living in the moment

“Is quiet time done yet?” my recently-turned-five-year-old shouted from his room.

“No.” I responded.

“Why not?” he wanted to know.

“Because it’s not yet three o’ clock.”

“I want it to be. Make time go faster,” he suggested. That pretty much sums up how we tend to look at life for the first few decades of life, doesn’t it? It was the same son who just today said, “When I was four, I wished I was five, but now I wish I was six.” I remember couldn’t wait for the day when I started kindergarten myself. Then I always thought it would be better if I were just a few years – or even just one year – ahead of wherever I was at the time.

“Why are parents sad when their kids grow up?” he asked last week as we were driving home from our morning volunteering gig. We’d been giving out coffee and bagels – and tissues – to parents on the first day of kindergarten at his brother’s school. We had just seen more than one teary-eyed, sniffling mom exiting the school building after dropping off a little one.

This does not make any sense to someone who sees adding one more year to his age as a most desirable thing. In the weeks since his birthday, he’s reminded us several times that he is now five. Once his big brother took the opportunity to point out, “You know, you were a premature baby so if you were born for real, you’d still be four.” But he’s not going to dwell on that. He’s five and if it were up to him, he’d be in school now, just like his big brother.

sept 10 2015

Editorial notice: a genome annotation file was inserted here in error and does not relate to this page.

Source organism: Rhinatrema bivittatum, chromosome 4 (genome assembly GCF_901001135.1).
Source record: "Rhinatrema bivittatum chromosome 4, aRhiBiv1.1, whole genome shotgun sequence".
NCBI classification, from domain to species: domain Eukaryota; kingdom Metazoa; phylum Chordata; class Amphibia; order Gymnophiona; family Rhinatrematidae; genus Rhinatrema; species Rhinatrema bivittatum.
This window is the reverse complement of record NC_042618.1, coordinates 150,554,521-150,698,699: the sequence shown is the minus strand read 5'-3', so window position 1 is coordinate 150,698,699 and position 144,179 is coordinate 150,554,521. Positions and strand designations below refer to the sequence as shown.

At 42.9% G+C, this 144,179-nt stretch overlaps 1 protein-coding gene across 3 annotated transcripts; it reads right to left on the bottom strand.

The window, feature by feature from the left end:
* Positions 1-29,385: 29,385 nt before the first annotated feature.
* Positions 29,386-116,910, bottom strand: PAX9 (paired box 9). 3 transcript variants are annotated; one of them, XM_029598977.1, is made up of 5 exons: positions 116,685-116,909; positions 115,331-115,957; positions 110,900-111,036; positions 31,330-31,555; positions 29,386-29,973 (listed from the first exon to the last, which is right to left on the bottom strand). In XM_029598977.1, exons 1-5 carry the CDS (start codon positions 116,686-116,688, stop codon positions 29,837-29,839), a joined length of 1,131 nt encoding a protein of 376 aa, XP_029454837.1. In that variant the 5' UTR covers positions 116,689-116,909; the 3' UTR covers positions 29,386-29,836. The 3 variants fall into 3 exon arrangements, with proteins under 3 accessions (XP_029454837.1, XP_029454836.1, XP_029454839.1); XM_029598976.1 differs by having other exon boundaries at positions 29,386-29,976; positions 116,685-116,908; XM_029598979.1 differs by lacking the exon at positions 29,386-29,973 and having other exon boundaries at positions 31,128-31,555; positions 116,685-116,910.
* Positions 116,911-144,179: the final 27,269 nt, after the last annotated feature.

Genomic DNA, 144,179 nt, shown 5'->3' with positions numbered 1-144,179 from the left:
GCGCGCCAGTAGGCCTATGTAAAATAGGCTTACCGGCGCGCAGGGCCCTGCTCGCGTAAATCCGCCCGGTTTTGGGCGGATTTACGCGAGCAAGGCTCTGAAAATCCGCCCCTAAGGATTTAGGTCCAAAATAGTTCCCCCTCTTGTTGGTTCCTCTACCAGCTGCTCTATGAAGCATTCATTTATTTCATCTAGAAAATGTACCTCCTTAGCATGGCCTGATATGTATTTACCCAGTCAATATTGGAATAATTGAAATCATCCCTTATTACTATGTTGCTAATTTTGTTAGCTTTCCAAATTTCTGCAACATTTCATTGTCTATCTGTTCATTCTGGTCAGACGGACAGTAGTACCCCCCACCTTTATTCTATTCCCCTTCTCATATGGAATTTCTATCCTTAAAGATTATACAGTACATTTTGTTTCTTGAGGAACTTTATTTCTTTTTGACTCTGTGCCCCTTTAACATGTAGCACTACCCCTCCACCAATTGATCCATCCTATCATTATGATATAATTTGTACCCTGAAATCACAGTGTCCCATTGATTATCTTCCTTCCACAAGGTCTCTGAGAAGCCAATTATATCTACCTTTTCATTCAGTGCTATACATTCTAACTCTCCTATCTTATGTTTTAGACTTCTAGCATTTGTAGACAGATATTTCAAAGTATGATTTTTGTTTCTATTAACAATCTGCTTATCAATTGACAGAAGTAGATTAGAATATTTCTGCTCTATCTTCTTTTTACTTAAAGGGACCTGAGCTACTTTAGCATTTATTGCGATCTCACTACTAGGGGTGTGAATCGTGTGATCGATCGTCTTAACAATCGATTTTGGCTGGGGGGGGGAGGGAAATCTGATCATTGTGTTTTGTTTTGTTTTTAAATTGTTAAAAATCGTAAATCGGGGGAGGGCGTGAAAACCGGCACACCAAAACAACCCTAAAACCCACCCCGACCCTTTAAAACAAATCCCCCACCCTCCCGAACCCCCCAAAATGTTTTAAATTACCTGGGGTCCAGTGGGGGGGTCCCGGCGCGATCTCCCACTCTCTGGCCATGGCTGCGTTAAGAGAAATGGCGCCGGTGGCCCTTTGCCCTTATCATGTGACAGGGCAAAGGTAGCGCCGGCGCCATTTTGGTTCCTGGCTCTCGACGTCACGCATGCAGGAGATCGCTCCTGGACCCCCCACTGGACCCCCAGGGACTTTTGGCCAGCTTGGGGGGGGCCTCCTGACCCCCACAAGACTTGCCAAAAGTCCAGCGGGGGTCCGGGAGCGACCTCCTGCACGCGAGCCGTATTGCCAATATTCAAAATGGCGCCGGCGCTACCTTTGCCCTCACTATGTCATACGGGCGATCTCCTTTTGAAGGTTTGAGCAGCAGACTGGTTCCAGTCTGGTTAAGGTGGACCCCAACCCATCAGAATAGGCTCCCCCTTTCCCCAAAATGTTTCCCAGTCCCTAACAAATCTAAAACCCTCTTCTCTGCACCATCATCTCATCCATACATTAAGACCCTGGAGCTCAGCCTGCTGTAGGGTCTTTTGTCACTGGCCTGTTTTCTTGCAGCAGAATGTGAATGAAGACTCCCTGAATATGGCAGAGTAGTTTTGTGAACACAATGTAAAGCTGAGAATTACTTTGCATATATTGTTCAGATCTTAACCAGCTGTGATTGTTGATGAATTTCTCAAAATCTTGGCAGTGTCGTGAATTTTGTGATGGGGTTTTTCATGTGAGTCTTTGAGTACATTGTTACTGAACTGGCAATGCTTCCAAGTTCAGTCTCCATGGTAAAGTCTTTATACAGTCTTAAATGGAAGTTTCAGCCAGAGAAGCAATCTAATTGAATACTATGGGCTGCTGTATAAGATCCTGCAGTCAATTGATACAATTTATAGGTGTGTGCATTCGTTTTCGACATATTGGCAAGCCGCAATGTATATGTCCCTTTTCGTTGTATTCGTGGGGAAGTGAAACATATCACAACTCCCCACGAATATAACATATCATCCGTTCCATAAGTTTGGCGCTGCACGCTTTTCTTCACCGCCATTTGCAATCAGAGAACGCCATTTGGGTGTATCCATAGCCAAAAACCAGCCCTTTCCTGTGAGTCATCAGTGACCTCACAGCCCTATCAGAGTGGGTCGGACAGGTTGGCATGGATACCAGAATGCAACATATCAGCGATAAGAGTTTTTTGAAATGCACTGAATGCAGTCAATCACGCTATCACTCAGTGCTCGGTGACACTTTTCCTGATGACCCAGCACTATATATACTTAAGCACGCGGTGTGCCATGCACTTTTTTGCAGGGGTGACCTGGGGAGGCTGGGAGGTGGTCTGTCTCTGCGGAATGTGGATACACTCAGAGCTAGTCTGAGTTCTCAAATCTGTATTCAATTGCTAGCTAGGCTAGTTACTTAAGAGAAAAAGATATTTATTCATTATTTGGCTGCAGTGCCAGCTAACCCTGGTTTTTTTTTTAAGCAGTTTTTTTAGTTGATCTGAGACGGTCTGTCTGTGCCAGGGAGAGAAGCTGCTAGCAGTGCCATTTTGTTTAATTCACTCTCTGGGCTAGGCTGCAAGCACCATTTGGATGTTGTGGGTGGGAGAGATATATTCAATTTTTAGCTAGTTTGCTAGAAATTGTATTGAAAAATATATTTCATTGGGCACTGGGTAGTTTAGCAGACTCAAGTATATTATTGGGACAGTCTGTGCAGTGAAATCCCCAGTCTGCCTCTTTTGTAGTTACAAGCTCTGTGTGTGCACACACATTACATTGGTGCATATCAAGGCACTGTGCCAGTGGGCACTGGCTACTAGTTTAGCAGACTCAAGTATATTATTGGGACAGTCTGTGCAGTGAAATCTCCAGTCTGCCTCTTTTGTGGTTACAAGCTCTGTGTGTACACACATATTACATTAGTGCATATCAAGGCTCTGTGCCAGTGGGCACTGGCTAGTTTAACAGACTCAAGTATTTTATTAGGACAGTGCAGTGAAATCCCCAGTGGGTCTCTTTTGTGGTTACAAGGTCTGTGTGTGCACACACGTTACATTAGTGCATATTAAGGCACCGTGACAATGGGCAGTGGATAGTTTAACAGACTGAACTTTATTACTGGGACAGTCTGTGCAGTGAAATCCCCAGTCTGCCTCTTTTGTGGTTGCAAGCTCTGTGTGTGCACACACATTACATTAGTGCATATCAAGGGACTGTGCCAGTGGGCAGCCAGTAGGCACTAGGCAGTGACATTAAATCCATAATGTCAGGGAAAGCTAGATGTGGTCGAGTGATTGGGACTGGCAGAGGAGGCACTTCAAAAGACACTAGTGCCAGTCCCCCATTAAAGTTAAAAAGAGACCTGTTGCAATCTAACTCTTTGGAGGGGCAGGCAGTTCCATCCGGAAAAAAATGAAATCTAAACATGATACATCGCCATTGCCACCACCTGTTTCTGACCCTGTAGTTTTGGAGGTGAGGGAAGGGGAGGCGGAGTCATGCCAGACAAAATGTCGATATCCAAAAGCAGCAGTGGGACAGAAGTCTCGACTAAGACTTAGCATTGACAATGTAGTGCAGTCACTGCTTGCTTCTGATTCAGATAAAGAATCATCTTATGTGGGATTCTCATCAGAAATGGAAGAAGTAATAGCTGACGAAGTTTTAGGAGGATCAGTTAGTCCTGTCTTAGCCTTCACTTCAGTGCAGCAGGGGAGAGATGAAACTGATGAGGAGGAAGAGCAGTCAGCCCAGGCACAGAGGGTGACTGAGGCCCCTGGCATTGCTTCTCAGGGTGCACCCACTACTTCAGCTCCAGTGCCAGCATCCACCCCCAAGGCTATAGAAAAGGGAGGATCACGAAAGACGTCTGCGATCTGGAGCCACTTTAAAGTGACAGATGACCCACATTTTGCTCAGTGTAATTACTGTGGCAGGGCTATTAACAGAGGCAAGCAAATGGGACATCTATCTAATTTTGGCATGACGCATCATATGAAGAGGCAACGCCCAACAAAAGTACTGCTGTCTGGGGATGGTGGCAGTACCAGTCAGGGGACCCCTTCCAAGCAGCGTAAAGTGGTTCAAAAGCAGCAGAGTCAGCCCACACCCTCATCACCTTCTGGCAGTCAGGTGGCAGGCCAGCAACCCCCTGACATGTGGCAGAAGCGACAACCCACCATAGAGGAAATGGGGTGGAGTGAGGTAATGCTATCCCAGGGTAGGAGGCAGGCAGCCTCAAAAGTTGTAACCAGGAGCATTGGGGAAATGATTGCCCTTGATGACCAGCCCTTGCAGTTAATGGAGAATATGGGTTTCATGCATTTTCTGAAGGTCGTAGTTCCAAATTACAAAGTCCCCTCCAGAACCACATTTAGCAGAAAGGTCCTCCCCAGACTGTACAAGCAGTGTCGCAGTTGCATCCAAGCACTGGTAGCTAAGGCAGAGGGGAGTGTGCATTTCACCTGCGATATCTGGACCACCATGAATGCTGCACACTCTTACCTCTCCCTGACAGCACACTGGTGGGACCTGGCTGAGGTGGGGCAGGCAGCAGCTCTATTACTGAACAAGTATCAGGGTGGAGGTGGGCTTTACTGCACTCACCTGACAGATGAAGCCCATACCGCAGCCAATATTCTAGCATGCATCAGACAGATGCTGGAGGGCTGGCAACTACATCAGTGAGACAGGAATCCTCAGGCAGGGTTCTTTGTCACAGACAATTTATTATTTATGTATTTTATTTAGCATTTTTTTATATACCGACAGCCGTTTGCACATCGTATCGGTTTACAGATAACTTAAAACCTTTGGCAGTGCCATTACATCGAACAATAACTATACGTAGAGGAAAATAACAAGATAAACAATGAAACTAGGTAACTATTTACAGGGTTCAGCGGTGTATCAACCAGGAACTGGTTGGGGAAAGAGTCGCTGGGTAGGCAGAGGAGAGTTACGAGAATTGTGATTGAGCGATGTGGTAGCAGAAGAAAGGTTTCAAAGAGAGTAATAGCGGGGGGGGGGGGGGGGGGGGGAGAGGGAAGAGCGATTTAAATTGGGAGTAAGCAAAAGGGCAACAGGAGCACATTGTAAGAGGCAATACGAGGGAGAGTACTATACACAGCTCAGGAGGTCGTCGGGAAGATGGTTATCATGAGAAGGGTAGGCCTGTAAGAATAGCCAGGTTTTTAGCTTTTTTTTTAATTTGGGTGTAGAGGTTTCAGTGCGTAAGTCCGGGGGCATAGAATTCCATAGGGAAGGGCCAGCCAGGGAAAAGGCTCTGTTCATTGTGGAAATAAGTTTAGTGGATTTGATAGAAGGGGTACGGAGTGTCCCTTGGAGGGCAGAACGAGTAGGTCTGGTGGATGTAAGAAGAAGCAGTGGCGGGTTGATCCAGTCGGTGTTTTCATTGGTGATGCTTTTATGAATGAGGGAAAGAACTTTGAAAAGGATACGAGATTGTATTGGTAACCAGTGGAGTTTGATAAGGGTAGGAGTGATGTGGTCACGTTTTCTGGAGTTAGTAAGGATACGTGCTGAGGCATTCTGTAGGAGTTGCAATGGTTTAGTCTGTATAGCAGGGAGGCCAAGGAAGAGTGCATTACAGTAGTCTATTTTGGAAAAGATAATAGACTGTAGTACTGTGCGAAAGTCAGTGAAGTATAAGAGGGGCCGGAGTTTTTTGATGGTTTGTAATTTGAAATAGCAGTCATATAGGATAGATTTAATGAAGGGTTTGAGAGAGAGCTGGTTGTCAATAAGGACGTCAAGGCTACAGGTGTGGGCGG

Photo courtesy of J. Gebeke via Twitter

I’m still guilty of wanting to fast-forward through seemingly unpleasant periods. (I can’t count how many times I’ve started a sentence addressed to my husband with, “When you’re done with graduate school…”) But as I’ve gotten older, I more often have the good sense to enjoy the moment we’re living, to savor it because it won’t ever be quite like this again. Who knows how much longer my son will hold my hand as we walk together? (Some days he already doesn’t want to.) Who knows how much longer it’ll be that my boys come to me first with nearly every question or random thought they want to share? Such are the gifts of this season.

here and now vs. some day

Last week my brother Tim called me as he was sitting in his semi truck, waiting for someone to finish loading the trailer so he could get on the road heading north.  He talked about his last stop and the waiting involved there too. “Life is waiting,” he concluded. I wrote it down.

As a parent, I too always seem to be waiting for something. First I waited for each of my boys to be born. Then I waited – and waited – for them to sleep through the night. We waited for them to smile, to crawl, to walk, to talk, to be done with diapers. Some days I look forward to evening, when they’re asleep and quiet overtakes our house.

Now, I’m waiting for them to take on more of the household chores, to learn how to read, to begin school, to play word games …

But it’s not waiting as in wishing for time to pass more quickly. It’s waiting as in looking forward to the future. And like my brother, I want to make the most of the waiting times. That means living in the moment and storing up memories. Like the memory of how my little one puts on his trousers: holding his foot in his hand and shoving it into the pant leg. Or how my five-year-old reads Wild Animal Baby magazine to his little brother.

What are you looking forward to?

Or what are you living this moment?